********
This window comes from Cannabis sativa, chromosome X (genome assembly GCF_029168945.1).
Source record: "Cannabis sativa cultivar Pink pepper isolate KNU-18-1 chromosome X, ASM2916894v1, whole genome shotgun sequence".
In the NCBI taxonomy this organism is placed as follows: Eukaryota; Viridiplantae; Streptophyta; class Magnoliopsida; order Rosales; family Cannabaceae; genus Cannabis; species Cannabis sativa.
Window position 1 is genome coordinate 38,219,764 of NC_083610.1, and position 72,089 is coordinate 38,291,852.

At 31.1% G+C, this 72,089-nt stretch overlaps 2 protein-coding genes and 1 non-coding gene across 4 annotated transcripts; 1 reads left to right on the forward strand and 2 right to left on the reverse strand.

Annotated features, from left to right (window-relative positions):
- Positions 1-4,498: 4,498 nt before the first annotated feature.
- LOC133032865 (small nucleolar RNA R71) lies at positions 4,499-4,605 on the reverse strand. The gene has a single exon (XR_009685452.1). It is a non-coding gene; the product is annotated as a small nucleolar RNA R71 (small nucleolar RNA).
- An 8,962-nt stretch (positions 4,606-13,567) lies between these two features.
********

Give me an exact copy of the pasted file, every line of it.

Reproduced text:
This window comes from Cannabis sativa, chromosome X (genome assembly GCF_029168945.1).
Source record: "Cannabis sativa cultivar Pink pepper isolate KNU-18-1 chromosome X, ASM2916894v1, whole genome shotgun sequence".
In the NCBI taxonomy this organism is placed as follows: Eukaryota; Viridiplantae; Streptophyta; class Magnoliopsida; order Rosales; family Cannabaceae; genus Cannabis; species Cannabis sativa.
Window position 1 is genome coordinate 38,219,764 of NC_083610.1, and position 72,089 is coordinate 38,291,852.

At 31.1% G+C, this 72,089-nt stretch overlaps 2 protein-coding genes and 1 non-coding gene across 4 annotated transcripts; 1 reads left to right on the forward strand and 2 right to left on the reverse strand.

Annotated features, from left to right (window-relative positions):
- Positions 1-4,498: 4,498 nt before the first annotated feature.
- LOC133032865 (small nucleolar RNA R71) lies at positions 4,499-4,605 on the reverse strand. The gene has a single exon (XR_009685452.1). It is a non-coding gene; the product is annotated as a small nucleolar RNA R71 (small nucleolar RNA).
- An 8,962-nt stretch (positions 4,606-13,567) lies between these two features.